The effectiveness of dynamic incentives is limited when borrowers are mobile and when there are competing lenders in the area. If a borrower changes location, the advantage of the established relationship is lost, and the borrower no longer has an incentive to pay back the loan to gain a larger subsequent loan. Thus, the value of such dynamic lending may be low in more urban areas in which mobility is high and other lenders are available in neighboring areas. Borrowers who default may find it relatively easy to move to another area and start a new relationship with a lender who is unaware of the previous default. In some areas, MFIs are working to share information to reduce this problem.
Regular Repayment Schedules
In developed banking systems, the common practice in small business lending is for payment in full (a lump-sum payment) of principal and interest at the end of the loan period. In contrast, microfinance institutions often issue loans with frequent payment schedules that begin soon after the loan is disbursed. For example, the terms for an annual loan may consist of 50 weekly payments of principal and interest that begin 2 weeks after the initial disbursement. Such a regular repayment schedule provides several advantages in dealing with information asymmetries. First, the process serves to screen out undisciplined borrowers who recognize their inability to manage their funds to keep such a schedule of payments. The practice also helps with monitoring of the borrower, by the MFI or by the peer group borrowers, who quickly learn about cash flow issues and can address problems at an early stage.
There may be an additional benefit to the borrower of the commitment mechanism of frequent payments unrelated to asymmetric information. Poor households often have difficulty amassing funds over time due to a number of different types of diversions, including other demands on funds, requests from relations who are aware of the household’s availability of funds, and also theft (Rutherford, 2000). This limits the ability of households to collect funds over a longer time to make large payments. The frequent payments force the household to prioritize its funds and help limit the diversions that may have prevented it from amassing the savings, which otherwise would have obviated the need for borrowing.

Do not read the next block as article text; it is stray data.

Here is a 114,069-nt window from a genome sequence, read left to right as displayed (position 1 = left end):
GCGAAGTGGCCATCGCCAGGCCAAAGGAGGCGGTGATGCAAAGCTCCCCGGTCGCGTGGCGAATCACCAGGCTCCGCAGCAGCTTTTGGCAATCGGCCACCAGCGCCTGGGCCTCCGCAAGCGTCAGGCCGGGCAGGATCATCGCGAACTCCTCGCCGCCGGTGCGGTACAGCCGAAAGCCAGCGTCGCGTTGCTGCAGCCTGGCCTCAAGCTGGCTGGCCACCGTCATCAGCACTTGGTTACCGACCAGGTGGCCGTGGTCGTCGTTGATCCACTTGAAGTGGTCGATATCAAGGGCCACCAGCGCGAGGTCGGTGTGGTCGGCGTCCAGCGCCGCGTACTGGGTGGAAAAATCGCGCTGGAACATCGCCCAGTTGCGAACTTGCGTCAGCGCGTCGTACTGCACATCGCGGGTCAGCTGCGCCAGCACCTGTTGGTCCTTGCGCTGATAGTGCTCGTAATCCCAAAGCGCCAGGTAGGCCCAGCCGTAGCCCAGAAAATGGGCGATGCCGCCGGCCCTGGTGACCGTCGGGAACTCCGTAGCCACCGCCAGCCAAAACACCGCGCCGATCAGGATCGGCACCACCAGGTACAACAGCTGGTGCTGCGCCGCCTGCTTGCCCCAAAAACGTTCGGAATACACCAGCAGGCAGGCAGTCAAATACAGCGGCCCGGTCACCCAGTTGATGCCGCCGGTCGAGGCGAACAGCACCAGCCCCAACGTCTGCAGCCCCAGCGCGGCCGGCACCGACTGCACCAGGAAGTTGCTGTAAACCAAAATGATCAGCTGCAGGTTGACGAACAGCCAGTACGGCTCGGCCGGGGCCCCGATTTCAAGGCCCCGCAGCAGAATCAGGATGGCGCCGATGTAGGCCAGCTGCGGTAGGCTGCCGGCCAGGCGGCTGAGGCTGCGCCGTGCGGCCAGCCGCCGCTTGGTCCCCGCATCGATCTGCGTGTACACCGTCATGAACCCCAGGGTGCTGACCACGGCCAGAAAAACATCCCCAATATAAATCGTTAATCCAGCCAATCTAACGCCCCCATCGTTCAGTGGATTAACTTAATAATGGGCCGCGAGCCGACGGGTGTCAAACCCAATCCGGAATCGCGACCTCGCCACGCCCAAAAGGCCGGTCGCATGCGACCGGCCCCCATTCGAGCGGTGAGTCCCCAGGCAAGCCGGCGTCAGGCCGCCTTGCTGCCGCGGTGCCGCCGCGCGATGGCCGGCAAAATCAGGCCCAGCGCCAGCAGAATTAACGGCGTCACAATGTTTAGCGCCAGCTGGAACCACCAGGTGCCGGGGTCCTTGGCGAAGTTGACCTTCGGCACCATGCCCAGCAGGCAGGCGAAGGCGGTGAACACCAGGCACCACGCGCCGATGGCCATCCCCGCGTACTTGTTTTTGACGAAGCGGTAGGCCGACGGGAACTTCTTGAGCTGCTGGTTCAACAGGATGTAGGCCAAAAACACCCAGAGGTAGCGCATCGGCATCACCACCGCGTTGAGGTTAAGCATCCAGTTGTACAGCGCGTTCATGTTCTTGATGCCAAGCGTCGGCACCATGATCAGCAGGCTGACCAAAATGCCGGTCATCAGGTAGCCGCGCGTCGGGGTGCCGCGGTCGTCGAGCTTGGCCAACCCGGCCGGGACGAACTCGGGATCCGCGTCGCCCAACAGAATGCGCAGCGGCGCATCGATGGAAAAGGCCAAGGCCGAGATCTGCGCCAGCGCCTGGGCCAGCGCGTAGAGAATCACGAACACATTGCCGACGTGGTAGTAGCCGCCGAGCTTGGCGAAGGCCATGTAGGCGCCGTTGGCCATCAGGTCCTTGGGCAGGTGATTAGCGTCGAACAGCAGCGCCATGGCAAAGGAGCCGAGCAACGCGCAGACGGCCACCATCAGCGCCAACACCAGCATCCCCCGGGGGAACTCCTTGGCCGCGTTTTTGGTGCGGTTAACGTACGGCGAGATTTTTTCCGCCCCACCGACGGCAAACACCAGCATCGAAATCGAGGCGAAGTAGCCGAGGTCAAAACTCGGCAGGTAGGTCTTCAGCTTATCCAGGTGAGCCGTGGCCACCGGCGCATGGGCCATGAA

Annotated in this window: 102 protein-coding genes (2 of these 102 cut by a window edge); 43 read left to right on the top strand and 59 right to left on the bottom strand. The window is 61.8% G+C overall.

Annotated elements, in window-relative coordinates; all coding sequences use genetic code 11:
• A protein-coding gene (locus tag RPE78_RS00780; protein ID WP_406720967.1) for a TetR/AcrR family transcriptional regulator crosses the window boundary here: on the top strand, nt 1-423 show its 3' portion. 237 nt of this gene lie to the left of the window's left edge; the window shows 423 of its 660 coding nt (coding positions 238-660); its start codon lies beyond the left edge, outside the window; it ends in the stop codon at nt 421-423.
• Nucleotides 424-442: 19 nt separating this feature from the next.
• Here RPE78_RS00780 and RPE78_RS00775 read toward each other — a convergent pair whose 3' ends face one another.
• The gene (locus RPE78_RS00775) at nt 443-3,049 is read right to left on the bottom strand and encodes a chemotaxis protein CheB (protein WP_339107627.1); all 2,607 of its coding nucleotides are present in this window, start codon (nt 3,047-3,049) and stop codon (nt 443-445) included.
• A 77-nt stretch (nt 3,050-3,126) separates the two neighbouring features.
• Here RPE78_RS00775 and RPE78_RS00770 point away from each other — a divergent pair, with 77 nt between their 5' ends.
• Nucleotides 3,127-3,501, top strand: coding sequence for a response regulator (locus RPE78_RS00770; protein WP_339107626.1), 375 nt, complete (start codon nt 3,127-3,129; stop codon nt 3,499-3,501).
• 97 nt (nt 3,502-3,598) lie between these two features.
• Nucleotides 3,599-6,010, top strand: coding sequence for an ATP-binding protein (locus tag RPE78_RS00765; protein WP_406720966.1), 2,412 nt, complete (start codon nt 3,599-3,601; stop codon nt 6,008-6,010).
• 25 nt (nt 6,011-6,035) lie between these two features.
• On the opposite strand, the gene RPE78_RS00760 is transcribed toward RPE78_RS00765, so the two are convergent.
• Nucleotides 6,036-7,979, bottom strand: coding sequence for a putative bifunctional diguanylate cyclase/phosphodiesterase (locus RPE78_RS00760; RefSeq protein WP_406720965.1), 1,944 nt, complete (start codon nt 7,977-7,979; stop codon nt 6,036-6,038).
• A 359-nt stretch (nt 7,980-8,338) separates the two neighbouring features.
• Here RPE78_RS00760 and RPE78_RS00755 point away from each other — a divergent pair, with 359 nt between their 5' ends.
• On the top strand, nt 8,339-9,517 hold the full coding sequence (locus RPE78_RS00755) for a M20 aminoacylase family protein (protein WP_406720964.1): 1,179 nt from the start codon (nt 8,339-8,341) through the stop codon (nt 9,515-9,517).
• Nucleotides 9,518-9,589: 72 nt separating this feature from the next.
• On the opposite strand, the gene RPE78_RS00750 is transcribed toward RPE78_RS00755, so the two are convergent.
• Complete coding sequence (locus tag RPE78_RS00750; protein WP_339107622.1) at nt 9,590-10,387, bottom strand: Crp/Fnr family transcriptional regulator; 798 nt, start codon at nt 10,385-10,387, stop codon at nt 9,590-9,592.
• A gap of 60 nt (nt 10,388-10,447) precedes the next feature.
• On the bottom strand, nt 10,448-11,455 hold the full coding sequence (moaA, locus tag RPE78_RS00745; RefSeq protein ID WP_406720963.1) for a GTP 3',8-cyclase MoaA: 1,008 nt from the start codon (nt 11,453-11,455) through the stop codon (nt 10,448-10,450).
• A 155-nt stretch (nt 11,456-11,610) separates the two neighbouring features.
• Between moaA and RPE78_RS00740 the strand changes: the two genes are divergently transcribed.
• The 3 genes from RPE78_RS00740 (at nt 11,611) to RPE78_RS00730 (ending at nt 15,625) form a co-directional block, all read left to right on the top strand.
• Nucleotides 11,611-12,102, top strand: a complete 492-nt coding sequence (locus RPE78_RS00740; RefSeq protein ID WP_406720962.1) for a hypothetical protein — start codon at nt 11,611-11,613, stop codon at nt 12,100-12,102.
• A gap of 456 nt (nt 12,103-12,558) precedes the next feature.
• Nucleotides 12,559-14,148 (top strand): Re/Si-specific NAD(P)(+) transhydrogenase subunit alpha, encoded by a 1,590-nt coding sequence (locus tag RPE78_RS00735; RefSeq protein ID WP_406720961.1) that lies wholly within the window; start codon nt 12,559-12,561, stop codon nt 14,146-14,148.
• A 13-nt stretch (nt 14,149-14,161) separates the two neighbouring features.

However, the practice of frequent payments has some drawbacks. The early payments will tend to create a bias in lending to those households who have additional sources of cash income, especially when loan proceeds are used for investments that do not generate immediate cash flows. This problem is particularly apparent in agricultural lending for fertilizer and seeds for crops that will not produce cash flow until a future harvest. As Morduch (1999) points out, the MFI is effectively lending against the household’s steady diversified income stream rather than on the project itself and its particular riskiness. This will limit the usefulness of this mechanism for certain populations. (Some MFIs have loan products specifically designed for agriculture and other seasonal industries, such as tourism. The repayment schedule is adjusted to take into account the repayment capacity of the borrower, e.g., repayment may be due only at harvest.)
Microfinance loan terms may include collateral or partial collateral in a number of different forms. For example, Grameen Bank required all borrowers to contribute to an “emergency fund” in an amount proportional to the loans received (0.5% beyond a set minimum). This fund serves as insurance for group members against death, disability, and default, with payouts related to the length of membership. In addition, loan disbursements were subjected to a 5% group tax paid into a group fund account. Up to half of this fund could be accessed by members, with unanimous group consent, as a zero-interest loan. While initially not allowed, Grameen Bank now allows these funds to be withdrawn by members who are leaving the group. Although the term collateral may not be used, these funds function as partial collateral, and the group fund serves as a form of forced savings.
Some microfinance institutions explicitly require collateral—for example, Bank Rakyat Indonesia’s unit desa program. While some may point to the fact that collateral is rarely collected to show its relative unimportance, noncollection of collateral does not mean the threat of its collection did not have a big effect on the borrower’s repayment behavior and that it does not serve as an important enforcement mechanism. However, it is difficult to parse the influence of collateral from the influence of other practices of a microfinance institution, such as dynamic lending.
Lending Targeted Toward Women